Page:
Prevalence data are important for assessing the burden of disease on the health care system; data on pituitary adenoma prevalence are very scarce. The objective of the study was to measure the prevalence of clinically relevant pituitary adenomas in a well-defined population. This was a cross-sectional, intensive, case-finding study performed in three regions of the province of Liège, Belgium, to measure pituitary adenoma prevalence as of September 30, 2005. The study was conducted in specialist and general medical practitioner patient populations, referral hospitals, and investigational centers. Three demographically and geographically distinct districts of the province of Liège were delineated precisely using postal codes. Medical practitioners in these districts were recruited, and patients with pituitary adenomas under their care were identified. Diagnoses were confirmed after retrieval of clinical, hormonal, radiological, and pathological data; full demographic and therapeutic follow-up data were collected in all cases. Sixty-eight patients with clinically relevant pituitary adenomas were identified in a population of 71,972 individuals; the mean (+/- sd) prevalence was 94 +/- 19.3 cases per 100,000 population (95% confidence interval, 72.2 to 115.8). The group was 67.6% female and had a mean age at diagnosis of 40.3 yr; 42.6% had macroadenomas and 55.9% underwent surgery. Prolactinomas comprised 66% of the group, with the rest having nonsecreting tumors (14.7%), somatotropinomas (13.2%), or Cushing's disease (5.9%); 20.6% had hypopituitarism. The prevalence of pituitary adenomas in the study population (one case in 1064 individuals) was more than 3.5-5 times that previously reported. This increased prevalence may have important implications when prioritizing funding for research and treatment of pituitary adenomas.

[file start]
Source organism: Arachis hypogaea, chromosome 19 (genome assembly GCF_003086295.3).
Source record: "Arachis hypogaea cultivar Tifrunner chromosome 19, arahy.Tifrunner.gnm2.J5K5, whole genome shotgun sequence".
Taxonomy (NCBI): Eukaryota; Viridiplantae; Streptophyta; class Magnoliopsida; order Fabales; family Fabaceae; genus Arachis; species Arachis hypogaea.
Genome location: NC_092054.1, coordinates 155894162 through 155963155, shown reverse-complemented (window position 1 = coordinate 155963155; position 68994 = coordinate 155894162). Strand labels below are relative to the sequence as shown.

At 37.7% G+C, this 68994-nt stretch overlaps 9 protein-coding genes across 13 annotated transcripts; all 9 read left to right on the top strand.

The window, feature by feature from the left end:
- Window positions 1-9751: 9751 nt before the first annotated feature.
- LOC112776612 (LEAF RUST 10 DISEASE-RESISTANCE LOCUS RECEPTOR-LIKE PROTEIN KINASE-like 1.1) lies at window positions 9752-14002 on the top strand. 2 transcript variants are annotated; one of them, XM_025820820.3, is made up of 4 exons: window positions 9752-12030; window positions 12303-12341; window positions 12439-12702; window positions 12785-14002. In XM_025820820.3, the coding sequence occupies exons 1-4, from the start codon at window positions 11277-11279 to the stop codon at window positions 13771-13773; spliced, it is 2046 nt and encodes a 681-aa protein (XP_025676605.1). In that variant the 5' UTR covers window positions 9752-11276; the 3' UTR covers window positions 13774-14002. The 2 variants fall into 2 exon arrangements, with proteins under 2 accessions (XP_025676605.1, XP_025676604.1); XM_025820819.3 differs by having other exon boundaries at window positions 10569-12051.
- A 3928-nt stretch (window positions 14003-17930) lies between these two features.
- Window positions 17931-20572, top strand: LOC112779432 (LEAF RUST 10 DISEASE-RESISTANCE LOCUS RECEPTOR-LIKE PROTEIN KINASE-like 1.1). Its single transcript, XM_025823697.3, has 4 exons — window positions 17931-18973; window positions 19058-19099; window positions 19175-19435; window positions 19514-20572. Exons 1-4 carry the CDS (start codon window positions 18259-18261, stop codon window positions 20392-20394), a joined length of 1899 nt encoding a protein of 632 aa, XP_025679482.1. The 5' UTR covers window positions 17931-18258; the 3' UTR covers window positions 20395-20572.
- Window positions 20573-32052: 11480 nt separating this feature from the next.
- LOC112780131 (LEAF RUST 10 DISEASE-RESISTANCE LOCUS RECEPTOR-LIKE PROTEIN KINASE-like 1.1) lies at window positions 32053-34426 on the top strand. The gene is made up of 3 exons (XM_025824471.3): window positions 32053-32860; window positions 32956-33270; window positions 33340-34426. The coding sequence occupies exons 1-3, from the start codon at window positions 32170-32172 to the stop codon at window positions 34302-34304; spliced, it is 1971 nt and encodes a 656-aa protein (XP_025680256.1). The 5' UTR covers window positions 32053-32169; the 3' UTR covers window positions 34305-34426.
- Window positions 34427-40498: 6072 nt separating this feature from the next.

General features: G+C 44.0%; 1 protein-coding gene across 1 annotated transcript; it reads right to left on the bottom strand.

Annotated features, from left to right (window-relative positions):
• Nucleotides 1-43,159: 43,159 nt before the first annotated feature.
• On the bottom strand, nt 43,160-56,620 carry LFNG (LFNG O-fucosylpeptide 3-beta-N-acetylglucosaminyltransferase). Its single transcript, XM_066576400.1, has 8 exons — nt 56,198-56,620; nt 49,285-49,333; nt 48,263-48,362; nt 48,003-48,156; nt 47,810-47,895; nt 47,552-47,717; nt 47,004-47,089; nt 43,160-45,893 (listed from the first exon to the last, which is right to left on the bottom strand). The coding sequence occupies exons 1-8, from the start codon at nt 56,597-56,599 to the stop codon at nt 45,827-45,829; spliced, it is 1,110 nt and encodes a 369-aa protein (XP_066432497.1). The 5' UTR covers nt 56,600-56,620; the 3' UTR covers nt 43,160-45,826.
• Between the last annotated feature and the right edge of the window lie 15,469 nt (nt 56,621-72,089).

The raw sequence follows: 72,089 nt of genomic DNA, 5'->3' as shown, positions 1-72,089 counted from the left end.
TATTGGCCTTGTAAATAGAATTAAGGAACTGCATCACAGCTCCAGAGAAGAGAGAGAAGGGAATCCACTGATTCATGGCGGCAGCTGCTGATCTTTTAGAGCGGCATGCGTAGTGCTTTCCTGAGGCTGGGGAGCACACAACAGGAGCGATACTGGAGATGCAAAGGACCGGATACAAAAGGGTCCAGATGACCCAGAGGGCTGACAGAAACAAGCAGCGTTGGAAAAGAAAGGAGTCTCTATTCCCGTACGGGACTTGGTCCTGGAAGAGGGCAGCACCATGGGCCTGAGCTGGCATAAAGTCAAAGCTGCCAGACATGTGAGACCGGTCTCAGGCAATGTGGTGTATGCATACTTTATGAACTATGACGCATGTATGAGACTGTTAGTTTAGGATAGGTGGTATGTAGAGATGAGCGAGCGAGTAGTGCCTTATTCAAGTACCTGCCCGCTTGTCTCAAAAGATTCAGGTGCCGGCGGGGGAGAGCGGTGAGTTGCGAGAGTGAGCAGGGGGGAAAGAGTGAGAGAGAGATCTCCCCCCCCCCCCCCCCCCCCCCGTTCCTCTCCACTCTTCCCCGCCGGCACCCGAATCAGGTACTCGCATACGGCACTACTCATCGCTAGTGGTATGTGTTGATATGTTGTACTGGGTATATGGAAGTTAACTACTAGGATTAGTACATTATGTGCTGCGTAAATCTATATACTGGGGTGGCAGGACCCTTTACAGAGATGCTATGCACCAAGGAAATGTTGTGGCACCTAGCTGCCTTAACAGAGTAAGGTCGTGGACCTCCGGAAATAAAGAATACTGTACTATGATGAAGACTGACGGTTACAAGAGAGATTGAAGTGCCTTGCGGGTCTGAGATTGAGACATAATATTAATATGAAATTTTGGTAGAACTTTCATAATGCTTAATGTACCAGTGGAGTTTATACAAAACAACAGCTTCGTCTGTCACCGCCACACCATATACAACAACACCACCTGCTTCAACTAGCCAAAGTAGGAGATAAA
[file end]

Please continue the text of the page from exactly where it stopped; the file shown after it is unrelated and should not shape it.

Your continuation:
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            Serum total thyroxine, total triiodothyronine, free thyroxine, and thyrotropin concentrations in dogs with nonthyroidal disease.